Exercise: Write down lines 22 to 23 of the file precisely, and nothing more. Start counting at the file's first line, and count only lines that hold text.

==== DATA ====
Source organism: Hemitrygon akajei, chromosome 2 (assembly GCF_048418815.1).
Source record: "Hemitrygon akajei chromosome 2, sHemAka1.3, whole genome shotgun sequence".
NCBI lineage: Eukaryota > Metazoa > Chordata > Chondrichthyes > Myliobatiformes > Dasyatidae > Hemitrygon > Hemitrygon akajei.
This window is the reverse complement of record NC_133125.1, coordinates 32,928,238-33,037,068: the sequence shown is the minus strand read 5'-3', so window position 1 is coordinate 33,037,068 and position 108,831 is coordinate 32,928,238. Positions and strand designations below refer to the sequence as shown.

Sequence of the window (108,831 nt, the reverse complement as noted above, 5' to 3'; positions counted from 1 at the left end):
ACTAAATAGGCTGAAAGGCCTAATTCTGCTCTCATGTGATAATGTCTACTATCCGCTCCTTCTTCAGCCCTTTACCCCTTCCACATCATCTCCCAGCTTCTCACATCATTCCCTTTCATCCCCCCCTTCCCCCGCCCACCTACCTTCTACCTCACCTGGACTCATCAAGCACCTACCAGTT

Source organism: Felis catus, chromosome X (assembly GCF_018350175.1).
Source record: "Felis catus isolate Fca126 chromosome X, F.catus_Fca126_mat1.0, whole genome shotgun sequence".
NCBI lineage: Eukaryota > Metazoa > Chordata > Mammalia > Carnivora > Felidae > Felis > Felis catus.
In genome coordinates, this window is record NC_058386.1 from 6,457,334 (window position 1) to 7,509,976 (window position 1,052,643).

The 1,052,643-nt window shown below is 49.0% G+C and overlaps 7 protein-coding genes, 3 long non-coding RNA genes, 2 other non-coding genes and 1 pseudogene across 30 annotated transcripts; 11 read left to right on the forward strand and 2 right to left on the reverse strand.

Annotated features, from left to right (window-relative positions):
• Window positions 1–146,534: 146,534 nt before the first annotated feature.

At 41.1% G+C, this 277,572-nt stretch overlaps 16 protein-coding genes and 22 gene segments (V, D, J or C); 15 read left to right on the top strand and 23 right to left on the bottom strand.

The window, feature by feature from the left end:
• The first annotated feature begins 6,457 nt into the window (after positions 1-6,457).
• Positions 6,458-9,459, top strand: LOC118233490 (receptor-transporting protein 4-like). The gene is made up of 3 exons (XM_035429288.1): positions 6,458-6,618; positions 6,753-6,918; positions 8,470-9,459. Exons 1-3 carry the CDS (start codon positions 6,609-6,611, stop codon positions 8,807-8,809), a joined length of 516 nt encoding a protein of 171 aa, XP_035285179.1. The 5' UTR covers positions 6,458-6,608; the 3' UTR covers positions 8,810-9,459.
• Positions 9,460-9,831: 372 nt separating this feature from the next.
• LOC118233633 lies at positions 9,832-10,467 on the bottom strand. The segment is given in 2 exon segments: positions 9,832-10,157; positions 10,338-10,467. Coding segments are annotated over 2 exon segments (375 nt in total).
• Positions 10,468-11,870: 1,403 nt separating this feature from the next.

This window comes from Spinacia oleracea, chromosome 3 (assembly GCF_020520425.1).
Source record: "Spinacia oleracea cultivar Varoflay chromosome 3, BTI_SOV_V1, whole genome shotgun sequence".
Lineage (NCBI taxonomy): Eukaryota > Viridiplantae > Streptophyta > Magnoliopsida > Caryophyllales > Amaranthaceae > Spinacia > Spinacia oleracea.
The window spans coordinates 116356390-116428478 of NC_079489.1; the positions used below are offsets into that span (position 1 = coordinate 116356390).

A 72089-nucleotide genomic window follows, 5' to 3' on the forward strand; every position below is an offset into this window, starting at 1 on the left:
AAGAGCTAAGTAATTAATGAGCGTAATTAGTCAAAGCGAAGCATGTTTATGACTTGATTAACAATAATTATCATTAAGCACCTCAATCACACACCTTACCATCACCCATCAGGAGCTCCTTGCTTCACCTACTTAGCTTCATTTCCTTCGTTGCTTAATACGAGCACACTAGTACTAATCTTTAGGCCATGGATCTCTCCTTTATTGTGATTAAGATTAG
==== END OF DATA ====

Source record: "Spinacia oleracea cultivar Varoflay chromosome 3, BTI_SOV_V1, whole genome shotgun sequence".
Lineage (NCBI taxonomy): Eukaryota > Viridiplantae > Streptophyta > Magnoliopsida > Caryophyllales > Amaranthaceae > Spinacia > Spinacia oleracea.